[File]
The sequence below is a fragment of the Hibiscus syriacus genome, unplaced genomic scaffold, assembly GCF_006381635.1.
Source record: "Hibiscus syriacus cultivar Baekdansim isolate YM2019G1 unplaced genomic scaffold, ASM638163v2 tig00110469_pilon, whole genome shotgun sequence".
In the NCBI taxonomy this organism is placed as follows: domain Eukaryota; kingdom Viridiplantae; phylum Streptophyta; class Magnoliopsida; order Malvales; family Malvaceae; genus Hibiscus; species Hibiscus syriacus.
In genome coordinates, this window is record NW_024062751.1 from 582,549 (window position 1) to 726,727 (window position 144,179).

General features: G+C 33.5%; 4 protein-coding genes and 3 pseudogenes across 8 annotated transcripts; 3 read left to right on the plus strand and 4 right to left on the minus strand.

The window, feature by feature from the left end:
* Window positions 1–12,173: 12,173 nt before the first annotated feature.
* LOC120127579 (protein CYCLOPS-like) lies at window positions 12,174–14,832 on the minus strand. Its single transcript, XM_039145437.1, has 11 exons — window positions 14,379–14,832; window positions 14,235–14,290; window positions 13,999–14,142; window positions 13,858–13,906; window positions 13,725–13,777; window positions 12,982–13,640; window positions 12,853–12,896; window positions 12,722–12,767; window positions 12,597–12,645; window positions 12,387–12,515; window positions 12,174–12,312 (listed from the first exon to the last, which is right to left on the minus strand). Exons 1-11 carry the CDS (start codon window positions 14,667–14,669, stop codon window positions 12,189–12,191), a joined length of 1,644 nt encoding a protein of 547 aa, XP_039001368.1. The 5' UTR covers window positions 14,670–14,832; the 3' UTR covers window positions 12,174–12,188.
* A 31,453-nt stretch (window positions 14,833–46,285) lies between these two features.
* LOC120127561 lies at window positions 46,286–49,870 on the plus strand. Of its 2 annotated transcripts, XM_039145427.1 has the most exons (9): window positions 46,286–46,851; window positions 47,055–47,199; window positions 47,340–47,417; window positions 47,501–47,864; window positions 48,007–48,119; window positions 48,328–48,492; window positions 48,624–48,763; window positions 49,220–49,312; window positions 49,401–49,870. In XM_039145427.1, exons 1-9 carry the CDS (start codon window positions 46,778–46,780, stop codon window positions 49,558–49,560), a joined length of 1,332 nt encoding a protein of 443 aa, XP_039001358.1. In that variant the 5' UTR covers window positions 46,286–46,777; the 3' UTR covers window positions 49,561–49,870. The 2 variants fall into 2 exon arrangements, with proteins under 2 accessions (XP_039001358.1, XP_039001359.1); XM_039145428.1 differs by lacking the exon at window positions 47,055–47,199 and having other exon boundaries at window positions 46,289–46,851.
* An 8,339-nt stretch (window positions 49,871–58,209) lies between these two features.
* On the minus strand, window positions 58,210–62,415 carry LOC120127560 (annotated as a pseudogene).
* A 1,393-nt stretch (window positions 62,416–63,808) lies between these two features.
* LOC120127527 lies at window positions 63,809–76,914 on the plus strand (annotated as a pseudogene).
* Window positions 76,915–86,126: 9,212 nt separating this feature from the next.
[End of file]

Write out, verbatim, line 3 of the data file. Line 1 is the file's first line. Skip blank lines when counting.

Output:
In the NCBI taxonomy this organism is placed as follows: domain Eukaryota; kingdom Viridiplantae; phylum Streptophyta; class Magnoliopsida; order Malvales; family Malvaceae; genus Hibiscus; species Hibiscus syriacus.